Each individual shark has its own distinctive character, suggests a new study.
The study, published in the journal Behavioral Ecology and Sociobiology, is the first to demonstrate that the notorious predators have personality traits. The research adds to a growing body of evidence that most - if not all - creatures in the animal kingdom, from tiny insects to huge carnivores, possess unique personalities.
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"We define personality as a repeatable behavior across time and contexts," Darren Croft, of the Center for Research into Animal Behavior at the University of Exeter, said in a press release. "What is interesting is that these behaviors differ consistently among individuals."
"This study," he continued, "shows, for the first time, that individual sharks possess social personalities."
David Jacoby, a behavioral ecologist now at the Institute of Zoology, and his colleagues conducted the research.
Jacoby and his team monitored ten groups of spotted catsharks housed in large tanks. The researchers recorded the sharks' social interactions as the sharks encountered a few different habitat types set up in the tanks.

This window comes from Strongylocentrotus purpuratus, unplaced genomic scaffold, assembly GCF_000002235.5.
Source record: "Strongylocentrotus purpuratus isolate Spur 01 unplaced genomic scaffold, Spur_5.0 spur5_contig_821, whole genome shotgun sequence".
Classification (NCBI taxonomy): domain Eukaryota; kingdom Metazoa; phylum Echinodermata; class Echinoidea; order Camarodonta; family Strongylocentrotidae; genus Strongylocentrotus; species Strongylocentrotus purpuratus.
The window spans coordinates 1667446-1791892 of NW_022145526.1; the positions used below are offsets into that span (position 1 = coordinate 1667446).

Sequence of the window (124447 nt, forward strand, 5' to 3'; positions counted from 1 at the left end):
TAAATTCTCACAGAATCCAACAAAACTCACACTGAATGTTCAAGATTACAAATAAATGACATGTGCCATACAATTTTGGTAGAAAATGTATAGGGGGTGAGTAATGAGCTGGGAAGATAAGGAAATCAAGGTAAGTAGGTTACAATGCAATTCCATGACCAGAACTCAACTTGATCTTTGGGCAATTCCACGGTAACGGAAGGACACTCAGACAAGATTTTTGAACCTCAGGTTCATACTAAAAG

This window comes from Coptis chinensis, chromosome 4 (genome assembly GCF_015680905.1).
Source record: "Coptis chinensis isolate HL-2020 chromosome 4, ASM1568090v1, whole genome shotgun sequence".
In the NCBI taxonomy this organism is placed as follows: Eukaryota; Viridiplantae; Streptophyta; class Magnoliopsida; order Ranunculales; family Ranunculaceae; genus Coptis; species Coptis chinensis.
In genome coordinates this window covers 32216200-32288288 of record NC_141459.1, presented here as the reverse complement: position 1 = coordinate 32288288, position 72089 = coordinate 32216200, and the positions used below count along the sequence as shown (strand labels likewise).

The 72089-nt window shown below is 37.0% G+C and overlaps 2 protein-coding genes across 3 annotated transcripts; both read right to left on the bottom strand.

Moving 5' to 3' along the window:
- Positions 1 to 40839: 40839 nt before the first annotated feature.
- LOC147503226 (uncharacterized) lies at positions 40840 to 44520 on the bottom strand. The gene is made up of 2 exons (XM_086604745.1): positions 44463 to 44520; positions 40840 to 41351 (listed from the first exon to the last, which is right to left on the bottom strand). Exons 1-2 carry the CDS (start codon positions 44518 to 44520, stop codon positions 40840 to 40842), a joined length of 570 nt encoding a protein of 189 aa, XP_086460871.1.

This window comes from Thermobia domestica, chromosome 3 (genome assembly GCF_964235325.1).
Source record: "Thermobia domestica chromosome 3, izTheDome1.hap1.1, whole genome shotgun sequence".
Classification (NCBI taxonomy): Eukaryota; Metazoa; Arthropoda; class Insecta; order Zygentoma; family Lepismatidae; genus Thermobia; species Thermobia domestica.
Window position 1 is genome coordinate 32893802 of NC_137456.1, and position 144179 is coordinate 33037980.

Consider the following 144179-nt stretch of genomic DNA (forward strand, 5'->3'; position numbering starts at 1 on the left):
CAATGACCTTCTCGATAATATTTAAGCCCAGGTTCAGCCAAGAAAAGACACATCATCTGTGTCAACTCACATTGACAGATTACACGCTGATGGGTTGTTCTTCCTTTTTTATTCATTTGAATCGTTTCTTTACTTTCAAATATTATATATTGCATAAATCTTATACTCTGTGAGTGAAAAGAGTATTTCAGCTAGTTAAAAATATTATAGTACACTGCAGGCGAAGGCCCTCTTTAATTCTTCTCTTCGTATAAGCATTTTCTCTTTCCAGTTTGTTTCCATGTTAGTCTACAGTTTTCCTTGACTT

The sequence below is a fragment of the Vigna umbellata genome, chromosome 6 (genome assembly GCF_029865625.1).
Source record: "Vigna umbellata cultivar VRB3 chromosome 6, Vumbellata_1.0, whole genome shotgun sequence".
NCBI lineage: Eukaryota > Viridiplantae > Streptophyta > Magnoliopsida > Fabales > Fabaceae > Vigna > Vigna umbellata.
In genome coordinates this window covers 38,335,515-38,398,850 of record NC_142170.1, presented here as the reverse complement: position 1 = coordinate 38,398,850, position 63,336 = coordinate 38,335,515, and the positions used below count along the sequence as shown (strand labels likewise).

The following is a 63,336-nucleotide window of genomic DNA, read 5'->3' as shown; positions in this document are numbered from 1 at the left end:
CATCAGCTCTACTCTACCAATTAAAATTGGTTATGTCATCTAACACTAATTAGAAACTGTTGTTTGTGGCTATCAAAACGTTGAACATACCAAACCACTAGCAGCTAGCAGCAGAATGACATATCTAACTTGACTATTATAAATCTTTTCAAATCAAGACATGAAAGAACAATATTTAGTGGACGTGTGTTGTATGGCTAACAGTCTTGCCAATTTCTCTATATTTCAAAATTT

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"We found that even though the sizes of the groups forming changed, socially well-connected individuals remained well-connected under each new habitat," Jacoby said. "In other words, their social network positions were repeated through time and across different habitats."
When people are shy they are sometimes called a "wallflower" because they tend to stand alone near a wall while others cluster together to socialize. Sharks, as it turns out, do something similar.
Instead of being wallflowers, though, they are more like ‘seafloor flowers.' Jacoby explained that well-connected sharks "formed conspicuous groups, while less social individuals tended to camouflage alone, matching their skin color with the color of the gravel substrate in the bottom of the tank."
Prior research indicates that such basic personality traits -- shy and social -- have a genetic component as well as one that is more based on experience.
The question then is: Why do personalities exist in the first place? Why aren't we all uniformly shy or social?
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Croft suspects that the differences, at least in sharks, might have emerged due to predator-prey interactions.
He said that juvenile sharks "can make easy prey items for larger fish, so different anti-predator strategies are likely to have evolved. More research, however, is required to truly test the influence of predators on social personality traits in sharks. This study is the first step in that direction."